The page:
Does Peter Pan just not work in live-action film? And will origin stories always strip fairytales of their magic? If the answer to either of these questions is no, theres little supporting evidence for the case in Pan. A solid but uninspiring look at the time before young orphan Peter becomes the feather-capped flying swashbuckler, the films decision to strip J.M. Barries evergreen tale of its iconic elements is never vindicated by the alternatives offered. Joe Wrights prequel begins with a baby left at the door of a London boys home in a noirish sequence; 12 years later, during WW2, mischievous Peter (Levi Miller) and some of his fellow orphans are kidnapped by bungeeing pirates and whisked away to Neverland where theyll be interned in a work camp. Captain Blackbeard (Hugh Jackman) keeps a close eye on Peter, as he might just be the prophesised whippersnapper who’ll pose a threat to the pirate rule. Soon teaming with James Hook (Garrett Hedlund) a two-handed goodie in the prequels timezone – Peter plots an escape from the camp to find a magical mcguffin and, hopefully, some closure with his absent mother. Miller handles the lead role with confidence, but theres little depth to his relationship with Hook, and no hint of the tension to come. Hedlunds eyes-wide, teeth-bared style also gets irritating quickly. Jackman is much more fun, having a ball as the scenery-chewing villain who seemingly takes style cues from Versailles, but hes too quickly sidelined. Wrights visual sense is as keen as ever the Neverland sets make an ideal kids playground, and Jacqueline Durrans eye-popping costumes warrant close inspection. The biggest problem is that its just not that much fun. Peter and Hook plod through the various zones on the treasure map, but the new mythology feels flimsy, and theres never any palpable tension or drama. Even during the aerial chase sequences, pulses rarely quicken. Sub-par CGI doesnt help, miniaturising the flying ships and making a floating synthespian Peter look like a missing Tintin extra. A late-doors attempt to sprinkle some fairy dust (literally) on the climactic battle is an eyesore, while the emotional payoff is borderline laughable. As Peter Pan should be one of the ultimate wish-fulfilment heroes for kids, its baffling to see how hes been appropriated for such an awfully middling adventure. THE VERDICT: Stripping J.M. Barries story of its most magical elements without replacing them with anything substantial, its hard to imagine anyone really caring about Pan. Director: Joe Wright Starring: Levi Miller, Hugh Jackman, Garrett Hedlund, Rooney Mara, Amanda Seyfried Theatrical release: 16 October 2015 Matt Maytum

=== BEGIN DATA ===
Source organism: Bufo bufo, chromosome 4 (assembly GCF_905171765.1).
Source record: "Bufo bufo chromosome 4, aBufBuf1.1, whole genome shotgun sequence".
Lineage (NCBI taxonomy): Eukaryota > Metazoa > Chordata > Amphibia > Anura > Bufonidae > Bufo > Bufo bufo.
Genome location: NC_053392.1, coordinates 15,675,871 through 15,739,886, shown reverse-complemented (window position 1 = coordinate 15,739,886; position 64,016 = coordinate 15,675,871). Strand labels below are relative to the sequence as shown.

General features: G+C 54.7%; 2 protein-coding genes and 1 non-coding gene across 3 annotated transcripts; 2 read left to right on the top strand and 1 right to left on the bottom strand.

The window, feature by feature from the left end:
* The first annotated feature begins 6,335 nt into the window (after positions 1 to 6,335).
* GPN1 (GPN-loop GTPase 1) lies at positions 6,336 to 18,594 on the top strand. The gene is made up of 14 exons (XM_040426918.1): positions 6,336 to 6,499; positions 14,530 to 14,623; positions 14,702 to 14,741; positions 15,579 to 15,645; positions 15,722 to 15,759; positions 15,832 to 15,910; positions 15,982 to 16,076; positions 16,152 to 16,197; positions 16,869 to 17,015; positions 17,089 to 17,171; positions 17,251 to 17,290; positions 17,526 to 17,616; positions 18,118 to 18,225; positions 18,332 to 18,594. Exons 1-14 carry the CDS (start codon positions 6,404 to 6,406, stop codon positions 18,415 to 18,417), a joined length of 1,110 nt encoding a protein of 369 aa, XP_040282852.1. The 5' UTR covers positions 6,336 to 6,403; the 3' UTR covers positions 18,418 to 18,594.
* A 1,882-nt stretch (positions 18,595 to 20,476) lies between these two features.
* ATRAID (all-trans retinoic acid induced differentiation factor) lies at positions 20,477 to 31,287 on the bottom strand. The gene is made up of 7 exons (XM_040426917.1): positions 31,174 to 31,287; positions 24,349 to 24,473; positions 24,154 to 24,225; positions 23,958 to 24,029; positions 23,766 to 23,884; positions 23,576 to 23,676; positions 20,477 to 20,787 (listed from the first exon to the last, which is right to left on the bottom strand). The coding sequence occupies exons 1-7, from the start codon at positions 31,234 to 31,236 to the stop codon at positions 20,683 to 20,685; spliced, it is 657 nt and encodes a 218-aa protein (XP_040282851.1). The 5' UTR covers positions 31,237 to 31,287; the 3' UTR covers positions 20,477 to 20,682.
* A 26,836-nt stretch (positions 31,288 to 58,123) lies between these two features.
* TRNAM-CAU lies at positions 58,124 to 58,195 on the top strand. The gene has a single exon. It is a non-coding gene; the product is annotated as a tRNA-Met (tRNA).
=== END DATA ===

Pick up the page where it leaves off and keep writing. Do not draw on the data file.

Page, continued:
Cyclist Lance Armstrongs return from cancer to a record seven consecutive victories in the Tour de France is one of the great sporting stories of our time. Or was, until he was exposed as a serial doper and had his titles stripped from him in disgrace. This is meaty stuff for a film, and a pedigree British team Philomena director Stephen Frears and Trainspotting writer John Hodge tear into it with gusto, methodically demonstrating how Armstrongs rise went hand in hand with not only a sophisticated doping programme but the disgrace and intimidation of anyone willing to speak out. At times it can feel oddly like a heist movie, with the various cloak-and-dagger schemes Armstrong and his team concoct to avoid detection playing out surprisingly like a criminal conspiracy. Which makes sense, since as the film makes clear, the cash Armstrong was bringing in meant that his story was much about corporate corruption as simple cheating. This is a bigger narrative than just pulling a fast one, and Ben Fosters lead performance more than rises to it. As an impersonation, its astonishing Foster already looks a little like Armstrong, but with the aid of some subtle make-up the resemblance is uncanny. Plenty of high-level athletes have borderline sociopathic tendencies, and Foster leans into this, displaying the charm Armstrong could turn on and off like a light, and the simmering rage beneath every smile. However amazing, though, its a fundamentally external performance or at least, the script makes it one. Based on the work of crusading journalist David Walsh (played capably here by Chris ODowd), this is very much a docudrama we see plenty of the mechanics of Armstrongs deception, and how exposure crept slowly to his door, but Frears has clearly chosen not to root too deeply into Armstrongs psyche. Where did this will to succeed and capacity for deception on a grand scale come from? You wont find even a hint of it here even in the scenes where hes staring death in the face, Armstrongs family are barely glimpsed. In fact, his personal life gets no time at all. A narrative feature can do things documentary cant, and there are already several corking docs out there that over this material. What price a little glimpse under the helmet? Still, thats a quibble so much here hits the mark, from the spot-on 90s period detail to Guillaume Canets fun turn as Armstrongs dodgy doctor. As much about Walshs journalistic tenacity as Armstrongs bullshit, this is All The Presidents Cyclists, urgent, intelligent and compelling. THE VERDICT: This fearless reconstruction drives home the dark lie that Lance Armstrong lived its just a pity it doesnt dig a little deeper. Director: Stephen Frears Starring: Ben Foster, Chris ODowd, Jesse Plemons, Lee Pace Theatrical release: 16 October 2015 Andrew Lowry